(a) This part establishes FMCSA's procedures to determine the safety fitness of motor carriers, to direct motor carriers to take corrective action when required, and to prohibit motor carriers determined to be unfit from operating a CMV.

* * * * *
Start Amendment Part

8. Amend § 385.3 as follows:

End Amendment Part Start Amendment Part

a. Add an undesignated introductory paragraph;

End Amendment Part Start Amendment Part

b. Remove the definitions of “Preventable accident,” “Reviews,” and “Safety ratings”; and

End Amendment Part Start Amendment Part

c. Add the definitions of “Acute regulation,” “Assistant Administrator,” “Behavior Analysis and Safety Improvement Category,” “Compliance review,” “Comprehensive investigation,” “Critical regulation,” “Failure standard,” “Field Administrator,” “Inspection,” “Intervention,” “Investigation,” “Measure,” “Operating authority registration,” “Performance standard,” “Preventable crash,” “Registration,” “Roadability review,” “Safety audit,” “Safety event group,” “Safety management controls,” “Safety registration,” and “Unfit,” in alphabetical order.

End Amendment Part

The additions read as follows:

Definitions and acronyms.

The definitions in part 390 of this chapter apply to this part, except where otherwise specifically noted.

Acute regulation means an applicable safety regulation where noncompliance with it, discovered during an investigation, is so serious as to require immediate corrective action, even if the motor carrier's safety record is not otherwise deficient.

* * * * *

Assistant Administrator means the Assistant Administrator of the Federal Motor Carrier Safety Administration. The Assistant Administrator is the Chief Safety Officer of the Agency pursuant to 49 U.S.C. 113(e). Decisions of the Assistant Administrator in administrative review proceedings under this part are administratively final.

Behavior Analysis and Safety Improvement Category (BASIC) means a category into which violations are sorted to identify compliance patterns. The seven BASICs are:

(1) Unsafe driving;

(2) Driver fitness;

(3) Vehicle maintenance;

(4) Hours of service (HOS) compliance;

(5) Hazardous materials (HM);

(6) Controlled substance/alcohol; and

(7) Crash indicator.

* * * * *

Compliance review means a comprehensive or focused review of a motor carrier's operations by an investigator who is certified to perform the review under the provisions of subpart C of this part. It is used to determine if adequate safety management controls are in use.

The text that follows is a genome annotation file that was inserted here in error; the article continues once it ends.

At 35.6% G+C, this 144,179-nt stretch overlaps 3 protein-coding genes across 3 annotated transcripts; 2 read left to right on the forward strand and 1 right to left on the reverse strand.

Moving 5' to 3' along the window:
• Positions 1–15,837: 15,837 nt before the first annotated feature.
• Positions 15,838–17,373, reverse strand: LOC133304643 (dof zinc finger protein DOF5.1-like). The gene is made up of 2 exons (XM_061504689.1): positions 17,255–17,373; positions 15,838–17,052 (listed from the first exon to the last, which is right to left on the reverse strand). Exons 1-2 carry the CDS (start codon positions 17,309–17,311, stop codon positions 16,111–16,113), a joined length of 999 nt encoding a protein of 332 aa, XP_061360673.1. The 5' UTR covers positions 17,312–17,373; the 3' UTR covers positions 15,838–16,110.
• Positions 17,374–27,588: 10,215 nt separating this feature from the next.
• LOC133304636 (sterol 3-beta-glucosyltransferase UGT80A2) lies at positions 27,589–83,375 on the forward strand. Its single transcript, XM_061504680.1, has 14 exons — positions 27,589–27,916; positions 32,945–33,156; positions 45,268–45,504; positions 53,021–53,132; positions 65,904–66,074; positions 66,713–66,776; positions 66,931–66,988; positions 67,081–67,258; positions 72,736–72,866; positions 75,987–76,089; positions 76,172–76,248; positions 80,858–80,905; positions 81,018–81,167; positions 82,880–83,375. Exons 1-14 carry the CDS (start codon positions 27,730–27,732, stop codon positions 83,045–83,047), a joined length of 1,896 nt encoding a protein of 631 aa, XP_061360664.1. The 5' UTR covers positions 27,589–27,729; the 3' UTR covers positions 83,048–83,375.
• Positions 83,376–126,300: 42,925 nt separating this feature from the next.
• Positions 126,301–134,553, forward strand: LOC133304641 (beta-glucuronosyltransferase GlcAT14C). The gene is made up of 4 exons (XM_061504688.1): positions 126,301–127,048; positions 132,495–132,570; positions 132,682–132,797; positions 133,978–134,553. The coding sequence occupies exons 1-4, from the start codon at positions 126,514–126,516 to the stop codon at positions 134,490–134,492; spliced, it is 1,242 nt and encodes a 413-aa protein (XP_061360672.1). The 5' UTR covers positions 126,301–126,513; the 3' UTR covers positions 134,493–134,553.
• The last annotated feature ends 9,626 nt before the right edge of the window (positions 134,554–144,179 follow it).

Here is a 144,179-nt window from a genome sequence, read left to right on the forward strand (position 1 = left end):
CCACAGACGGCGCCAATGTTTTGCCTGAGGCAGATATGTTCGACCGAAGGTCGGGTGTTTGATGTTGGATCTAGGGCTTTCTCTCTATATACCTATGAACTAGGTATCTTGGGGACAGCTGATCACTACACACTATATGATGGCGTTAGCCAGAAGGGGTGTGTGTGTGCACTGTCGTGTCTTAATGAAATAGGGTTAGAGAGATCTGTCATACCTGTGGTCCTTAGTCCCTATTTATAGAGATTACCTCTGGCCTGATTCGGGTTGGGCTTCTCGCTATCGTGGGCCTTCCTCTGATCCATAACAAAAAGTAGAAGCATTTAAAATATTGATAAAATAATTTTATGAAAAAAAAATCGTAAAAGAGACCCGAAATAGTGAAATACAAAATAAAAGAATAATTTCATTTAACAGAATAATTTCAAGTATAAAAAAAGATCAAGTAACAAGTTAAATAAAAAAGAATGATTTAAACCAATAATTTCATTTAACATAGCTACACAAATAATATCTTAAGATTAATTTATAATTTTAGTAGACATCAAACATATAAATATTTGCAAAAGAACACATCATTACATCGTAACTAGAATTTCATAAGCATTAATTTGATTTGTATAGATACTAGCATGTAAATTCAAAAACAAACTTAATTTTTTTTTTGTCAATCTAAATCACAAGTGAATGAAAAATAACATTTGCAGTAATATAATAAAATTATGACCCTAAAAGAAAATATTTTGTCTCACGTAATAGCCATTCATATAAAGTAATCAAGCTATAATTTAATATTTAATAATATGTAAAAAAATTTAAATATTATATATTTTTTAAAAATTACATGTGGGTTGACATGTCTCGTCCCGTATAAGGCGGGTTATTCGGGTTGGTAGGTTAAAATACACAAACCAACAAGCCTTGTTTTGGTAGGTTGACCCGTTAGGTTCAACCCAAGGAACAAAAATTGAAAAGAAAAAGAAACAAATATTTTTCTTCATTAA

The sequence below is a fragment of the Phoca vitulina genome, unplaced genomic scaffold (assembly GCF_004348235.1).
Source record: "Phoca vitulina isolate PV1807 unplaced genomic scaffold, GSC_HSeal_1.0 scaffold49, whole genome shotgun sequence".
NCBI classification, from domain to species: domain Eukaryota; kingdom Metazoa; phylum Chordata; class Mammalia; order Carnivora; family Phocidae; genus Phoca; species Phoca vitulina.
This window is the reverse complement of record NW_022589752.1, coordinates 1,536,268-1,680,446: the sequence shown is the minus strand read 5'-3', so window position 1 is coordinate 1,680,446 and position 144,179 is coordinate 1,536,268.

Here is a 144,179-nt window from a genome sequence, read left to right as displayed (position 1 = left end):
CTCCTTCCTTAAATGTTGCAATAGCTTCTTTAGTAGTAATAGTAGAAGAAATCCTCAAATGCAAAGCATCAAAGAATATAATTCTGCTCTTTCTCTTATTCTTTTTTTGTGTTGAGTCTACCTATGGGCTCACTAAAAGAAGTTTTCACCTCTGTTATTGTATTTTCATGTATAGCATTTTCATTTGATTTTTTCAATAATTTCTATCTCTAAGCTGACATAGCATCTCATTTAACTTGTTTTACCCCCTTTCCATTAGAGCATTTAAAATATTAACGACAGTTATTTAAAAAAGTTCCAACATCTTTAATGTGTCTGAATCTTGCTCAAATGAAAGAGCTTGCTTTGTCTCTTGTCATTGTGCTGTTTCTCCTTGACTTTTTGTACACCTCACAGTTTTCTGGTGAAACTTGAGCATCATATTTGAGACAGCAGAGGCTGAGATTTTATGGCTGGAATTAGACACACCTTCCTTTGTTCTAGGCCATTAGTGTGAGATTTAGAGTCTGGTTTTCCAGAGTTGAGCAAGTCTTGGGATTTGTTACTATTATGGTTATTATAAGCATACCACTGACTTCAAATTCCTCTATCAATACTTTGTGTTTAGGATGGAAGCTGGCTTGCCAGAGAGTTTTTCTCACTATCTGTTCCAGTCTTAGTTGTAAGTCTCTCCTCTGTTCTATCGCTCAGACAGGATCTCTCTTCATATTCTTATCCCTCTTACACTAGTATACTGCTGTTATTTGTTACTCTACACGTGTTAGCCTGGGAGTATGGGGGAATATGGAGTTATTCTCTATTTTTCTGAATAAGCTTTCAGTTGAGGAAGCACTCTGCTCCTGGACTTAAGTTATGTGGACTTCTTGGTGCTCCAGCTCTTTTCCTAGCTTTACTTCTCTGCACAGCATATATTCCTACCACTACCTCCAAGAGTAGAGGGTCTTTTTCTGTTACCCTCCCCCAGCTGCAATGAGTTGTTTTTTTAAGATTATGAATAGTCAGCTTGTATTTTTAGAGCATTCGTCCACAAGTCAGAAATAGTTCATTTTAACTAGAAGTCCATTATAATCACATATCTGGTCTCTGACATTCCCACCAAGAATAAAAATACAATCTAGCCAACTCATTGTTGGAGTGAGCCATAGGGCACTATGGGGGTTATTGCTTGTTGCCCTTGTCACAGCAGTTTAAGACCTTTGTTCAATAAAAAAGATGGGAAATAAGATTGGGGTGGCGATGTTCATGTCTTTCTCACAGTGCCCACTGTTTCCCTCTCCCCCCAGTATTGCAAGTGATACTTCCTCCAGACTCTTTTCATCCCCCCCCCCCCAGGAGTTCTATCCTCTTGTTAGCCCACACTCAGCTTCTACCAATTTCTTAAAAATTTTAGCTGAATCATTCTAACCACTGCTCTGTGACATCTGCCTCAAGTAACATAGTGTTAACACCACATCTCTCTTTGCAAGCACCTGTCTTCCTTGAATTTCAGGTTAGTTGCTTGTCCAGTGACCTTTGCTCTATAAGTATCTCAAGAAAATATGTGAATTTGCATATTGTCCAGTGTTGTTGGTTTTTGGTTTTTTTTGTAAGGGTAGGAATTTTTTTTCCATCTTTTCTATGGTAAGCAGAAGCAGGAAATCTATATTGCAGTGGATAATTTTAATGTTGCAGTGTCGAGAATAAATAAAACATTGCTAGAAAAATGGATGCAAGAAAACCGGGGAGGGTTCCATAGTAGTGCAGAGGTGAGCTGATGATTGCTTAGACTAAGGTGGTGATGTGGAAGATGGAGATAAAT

Comprehensive investigation. See Compliance review.

Critical regulation means an applicable safety regulation is related to management or operational systems controls. A pattern of noncompliance with a critical regulation must be found to affect a safety fitness determination. The number of violations required to meet the threshold for a pattern is equal to at least 10 percent of those records sampled and more than one violation must be found.

Failure standard means an absolute measure that if met or exceeded, based on a motor carrier's own safety performance alone, will cause a BASIC to be failed.

Field Administrator means a position in an FMCSA Service Center who has been delegated authority to decide administrative reviews under this part on behalf of FMCSA. Field Administrator includes the term Regional Field Administrator. The geographical boundaries and mailing addresses of each of the four Service Centers are specified in § 390.27 of this chapter.

* * * * *

Inspection means an examination of a commercial motor vehicle and/or its driver by an inspector who is certified to perform the examination under the provisions of subpart C of this part.

Intervention means one of several different means of contacting a motor carrier to advise of observed safety deficiencies. This may include, but is not limited to, warning letters, investigations, Notices of Violation, or the issuance of a Notice of Claim.

Investigation means an examination of a motor carrier's operations to determine compliance with the FMCSRs, Hazardous Materials Regulations (HMRs), or other applicable regulations and statutes by an investigator who is certified to perform the review under the provisions of subpart C of this part.

Measure means an absolute quantifier of an individual motor carrier's safety performance that is derived from that carrier's time-weighted and severity-weighted violations cited during an inspection, divided by the number of inspections or number of vehicles depending on the BASIC.

* * * * *

Operating authority registration means the registration that a for-hire, non-exempt motor carrier is required to obtain under 49 U.S.C. 13901 and 13902.